This three part series (Part 1 and Part 3) looks at the broader issues involved in switching Learning Management Systems (LMSs). In Part 2 we look at the process of switching, and how to select a new LMS for your organisation. If you haven't quite made a decision yet about using eLearning, click here to read an article about choosing eLearning for your organisation.
Consider whether or not your existing system better enables and supports the learning and training activities most important to the organisation. If not, you may want to switch. Remember though, that it is not only the LMS product that is changing, but the service provider too.
When shifting from an existing LMS to a new, alternative LMS there are many complex factors to consider. Instructors alone do not normally make the decision to switch. Ideally information technology and instructional designers, such as human resource and training service organisers, and other company management and advisory committees should be integrally involved in the decision making.
When the decision is made to switch, a transition plan must be developed and carried out to help IT staff, instructional staff and (especially) employees to make the switch with as little disruption to normal work operations as possible. This process of selecting a LMS is different from the first time, because you know more about what LMS and eLearning are about. Still, time and human resources have to be invested into making the right decision.
The people at Gyrus Systems have developed a list of seven components of the process of switching. This list creates a starting point to help you distinguish between different service providers when looking around for your new LMS.
1. Problem Description
Know exactly what the problems (and joys) are that you experience with your current LMS. A written formulation of likes and dislikes can help you to narrow in on changes you wish to see in the future.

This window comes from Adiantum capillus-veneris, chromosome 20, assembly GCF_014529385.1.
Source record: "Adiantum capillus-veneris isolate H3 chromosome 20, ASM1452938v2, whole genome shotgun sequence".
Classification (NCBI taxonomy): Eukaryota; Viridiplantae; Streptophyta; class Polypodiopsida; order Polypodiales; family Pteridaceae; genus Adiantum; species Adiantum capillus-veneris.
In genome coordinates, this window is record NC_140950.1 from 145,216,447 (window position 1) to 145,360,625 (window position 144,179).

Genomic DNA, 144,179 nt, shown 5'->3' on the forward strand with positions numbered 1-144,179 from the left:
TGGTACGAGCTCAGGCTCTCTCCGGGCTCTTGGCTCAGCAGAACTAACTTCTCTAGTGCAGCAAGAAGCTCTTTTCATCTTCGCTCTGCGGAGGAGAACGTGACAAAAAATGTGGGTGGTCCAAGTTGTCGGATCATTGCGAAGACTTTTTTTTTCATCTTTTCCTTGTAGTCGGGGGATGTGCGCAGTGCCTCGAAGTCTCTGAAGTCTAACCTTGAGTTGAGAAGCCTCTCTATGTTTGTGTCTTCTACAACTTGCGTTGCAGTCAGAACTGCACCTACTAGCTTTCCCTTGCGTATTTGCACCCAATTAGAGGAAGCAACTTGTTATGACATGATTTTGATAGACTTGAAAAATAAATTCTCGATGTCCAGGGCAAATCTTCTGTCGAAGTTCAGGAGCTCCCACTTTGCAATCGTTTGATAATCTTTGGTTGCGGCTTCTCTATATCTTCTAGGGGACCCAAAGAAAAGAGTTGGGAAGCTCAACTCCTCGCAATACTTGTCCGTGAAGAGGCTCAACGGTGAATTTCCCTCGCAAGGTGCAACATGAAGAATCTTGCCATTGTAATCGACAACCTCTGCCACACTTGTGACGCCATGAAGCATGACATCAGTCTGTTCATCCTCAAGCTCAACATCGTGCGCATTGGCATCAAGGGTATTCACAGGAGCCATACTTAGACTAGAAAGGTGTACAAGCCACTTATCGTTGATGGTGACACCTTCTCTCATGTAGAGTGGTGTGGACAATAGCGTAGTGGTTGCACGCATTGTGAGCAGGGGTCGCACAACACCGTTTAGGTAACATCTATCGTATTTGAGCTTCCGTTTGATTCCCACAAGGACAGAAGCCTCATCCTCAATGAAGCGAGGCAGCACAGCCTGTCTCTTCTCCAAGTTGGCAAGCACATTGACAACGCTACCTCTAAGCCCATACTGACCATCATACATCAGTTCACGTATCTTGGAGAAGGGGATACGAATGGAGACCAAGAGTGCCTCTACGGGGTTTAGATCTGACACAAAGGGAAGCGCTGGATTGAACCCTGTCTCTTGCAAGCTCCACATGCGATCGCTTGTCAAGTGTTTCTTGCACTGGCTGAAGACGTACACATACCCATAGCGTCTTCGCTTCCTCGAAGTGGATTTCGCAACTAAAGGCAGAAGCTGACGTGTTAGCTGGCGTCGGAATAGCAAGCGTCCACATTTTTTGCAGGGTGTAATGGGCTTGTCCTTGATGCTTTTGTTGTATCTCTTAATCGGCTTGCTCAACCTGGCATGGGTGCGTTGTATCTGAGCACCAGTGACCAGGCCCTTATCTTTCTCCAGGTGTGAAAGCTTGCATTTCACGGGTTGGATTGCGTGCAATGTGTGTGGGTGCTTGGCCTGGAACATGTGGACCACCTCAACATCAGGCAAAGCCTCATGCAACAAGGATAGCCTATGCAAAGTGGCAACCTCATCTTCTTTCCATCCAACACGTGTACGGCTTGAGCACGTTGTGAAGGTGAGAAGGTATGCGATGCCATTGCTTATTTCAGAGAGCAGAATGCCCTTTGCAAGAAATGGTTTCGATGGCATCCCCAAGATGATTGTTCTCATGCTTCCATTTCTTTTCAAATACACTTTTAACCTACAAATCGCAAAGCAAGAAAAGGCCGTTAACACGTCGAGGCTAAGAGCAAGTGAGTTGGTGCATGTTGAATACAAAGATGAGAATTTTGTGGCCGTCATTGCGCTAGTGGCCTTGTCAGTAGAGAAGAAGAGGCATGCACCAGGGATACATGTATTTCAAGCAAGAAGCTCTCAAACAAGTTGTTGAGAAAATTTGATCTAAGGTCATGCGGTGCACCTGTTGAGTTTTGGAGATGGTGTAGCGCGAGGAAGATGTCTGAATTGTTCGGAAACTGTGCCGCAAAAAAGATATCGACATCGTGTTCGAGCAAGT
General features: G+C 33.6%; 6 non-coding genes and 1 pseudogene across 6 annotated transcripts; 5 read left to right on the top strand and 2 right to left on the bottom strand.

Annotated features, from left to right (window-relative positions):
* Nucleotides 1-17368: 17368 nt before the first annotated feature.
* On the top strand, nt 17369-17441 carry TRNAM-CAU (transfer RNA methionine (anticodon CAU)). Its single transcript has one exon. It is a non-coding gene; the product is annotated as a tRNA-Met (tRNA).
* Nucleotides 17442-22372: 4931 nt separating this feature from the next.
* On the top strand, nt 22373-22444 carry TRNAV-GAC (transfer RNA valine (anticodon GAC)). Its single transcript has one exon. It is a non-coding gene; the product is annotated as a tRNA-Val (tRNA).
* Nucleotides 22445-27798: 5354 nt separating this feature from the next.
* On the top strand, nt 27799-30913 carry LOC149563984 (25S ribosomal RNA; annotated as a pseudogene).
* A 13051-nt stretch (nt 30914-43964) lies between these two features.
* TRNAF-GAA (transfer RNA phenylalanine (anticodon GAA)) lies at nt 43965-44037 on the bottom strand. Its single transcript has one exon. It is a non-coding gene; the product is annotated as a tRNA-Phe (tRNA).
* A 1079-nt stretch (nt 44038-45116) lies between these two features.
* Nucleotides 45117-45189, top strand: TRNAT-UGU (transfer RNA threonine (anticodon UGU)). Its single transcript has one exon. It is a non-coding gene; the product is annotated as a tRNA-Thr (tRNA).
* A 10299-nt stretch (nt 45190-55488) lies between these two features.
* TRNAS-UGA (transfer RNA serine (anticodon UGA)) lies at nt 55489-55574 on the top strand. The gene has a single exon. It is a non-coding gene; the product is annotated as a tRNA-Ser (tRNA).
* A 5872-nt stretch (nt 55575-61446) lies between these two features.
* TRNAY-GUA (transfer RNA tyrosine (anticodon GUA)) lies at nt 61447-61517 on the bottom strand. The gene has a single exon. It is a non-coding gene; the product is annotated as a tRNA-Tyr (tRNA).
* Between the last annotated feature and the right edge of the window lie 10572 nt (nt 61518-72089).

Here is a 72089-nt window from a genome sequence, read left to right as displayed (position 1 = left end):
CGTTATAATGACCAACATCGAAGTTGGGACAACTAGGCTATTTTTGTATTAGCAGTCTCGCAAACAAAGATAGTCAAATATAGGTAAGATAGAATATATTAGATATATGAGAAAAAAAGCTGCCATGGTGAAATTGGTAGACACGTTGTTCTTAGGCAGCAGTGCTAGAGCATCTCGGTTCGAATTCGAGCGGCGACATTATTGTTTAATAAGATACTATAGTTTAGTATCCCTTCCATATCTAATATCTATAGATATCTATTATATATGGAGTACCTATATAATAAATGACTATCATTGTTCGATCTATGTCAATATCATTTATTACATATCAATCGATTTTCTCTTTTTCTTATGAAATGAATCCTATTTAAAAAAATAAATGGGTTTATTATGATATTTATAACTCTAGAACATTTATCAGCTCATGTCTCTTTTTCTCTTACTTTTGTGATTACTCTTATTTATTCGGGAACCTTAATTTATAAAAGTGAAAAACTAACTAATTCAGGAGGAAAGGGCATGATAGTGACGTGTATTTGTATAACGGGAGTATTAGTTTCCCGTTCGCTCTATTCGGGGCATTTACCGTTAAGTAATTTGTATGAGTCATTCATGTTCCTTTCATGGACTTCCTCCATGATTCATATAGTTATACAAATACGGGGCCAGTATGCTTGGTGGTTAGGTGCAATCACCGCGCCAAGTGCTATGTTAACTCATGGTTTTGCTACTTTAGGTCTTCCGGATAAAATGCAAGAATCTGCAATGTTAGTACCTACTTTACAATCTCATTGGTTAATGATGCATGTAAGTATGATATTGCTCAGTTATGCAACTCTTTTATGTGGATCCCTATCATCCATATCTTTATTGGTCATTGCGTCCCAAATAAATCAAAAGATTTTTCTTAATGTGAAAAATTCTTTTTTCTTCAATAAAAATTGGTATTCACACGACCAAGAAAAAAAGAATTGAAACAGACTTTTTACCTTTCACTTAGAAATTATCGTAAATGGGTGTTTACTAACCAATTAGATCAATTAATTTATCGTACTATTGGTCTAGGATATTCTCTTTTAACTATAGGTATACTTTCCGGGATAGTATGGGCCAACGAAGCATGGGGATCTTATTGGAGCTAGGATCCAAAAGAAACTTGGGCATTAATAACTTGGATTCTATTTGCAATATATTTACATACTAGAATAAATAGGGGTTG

If you haven’t used the LMS before, you probably shouldn’t be the only person out shopping for a new one. Have a team of people who have been involved with the system to advise you and have some input. LMS selection is done best by a committee or board comprised of people across departments.
3. New Requirements
Have a wish list of all the features you hope to see in your new LMS. This can include features, budget information, user information, etc.
4. IT policies
As part of your team, an IT professional will certainly help. This person will be knowledgeable on your current IT policies and capabilities. Also while shopping around, ask what the service provider can do for you in terms of hosting and content management.
5. Data migration
Since you have an existing LMS it is important that the new LMS has data and information migration possibilities. You must be able to export your old or existing data to the new system. If not, you may lose what you already have, or lose valuable time in re-creating all your old data to accommodate the new system. Consider data migration of overall content, training records, user generated content and miscellaneous information.
6. Use case scenarios
Think of situations you have found yourself in, in the past that did or didn’t work out well. Present these case scenarios to potential new service providers to get a glimpse into how they would handle such situations with your particular company.
7. Future readiness
Planning for the future is important when investing in any new technology these days. Consider which features might become obsolete or redundant in the near future. What are the trends in technology and learning at the moment? And consider if your potential new service provider is aware of these things too.
Analysing your future relationship with the service provider can be as important as the LMS itself. Understand what their implementation process is; what level of client support can you expect from them; what security policies they have as standard and add-on. Research and shopping around can mean the difference between a happy client-supplier relationship with an excellent LMS, and doing this all over again in the near future.
Look out for the final post (Part 3), which discusses how to maximise your ROI, and leaves you with some final thoughts on switching LMSs.
Sound Idea Digital specialises in Learning Management Systems and eLearning developments | soundidealearningmanagement.co.za
Sandra is an eLearning Specialist & Content Editor for Sound Idea Digital | Sandra@soundidea.co.za
To cite this blog article:
Slabbert, S. 2015, November 26. Switching LMS Providers: 2 – Process of Switching. <ideas> the official Sound Idea Digital blog [Web log post]. Available: http://blog.soundidea.co.za/articles/Switching_LMS_Providers_2_Process_of_Switching-433.html
Gyrus Systems, 2013. Learning Management System (LMS) Switching Guide. [online] Gyrus Systems. Available: http://www.gyrus.com/wp-content/uploads/2015/03/LMS-Switching-Guide.pdf [Accessed 4 Nov. 2015].
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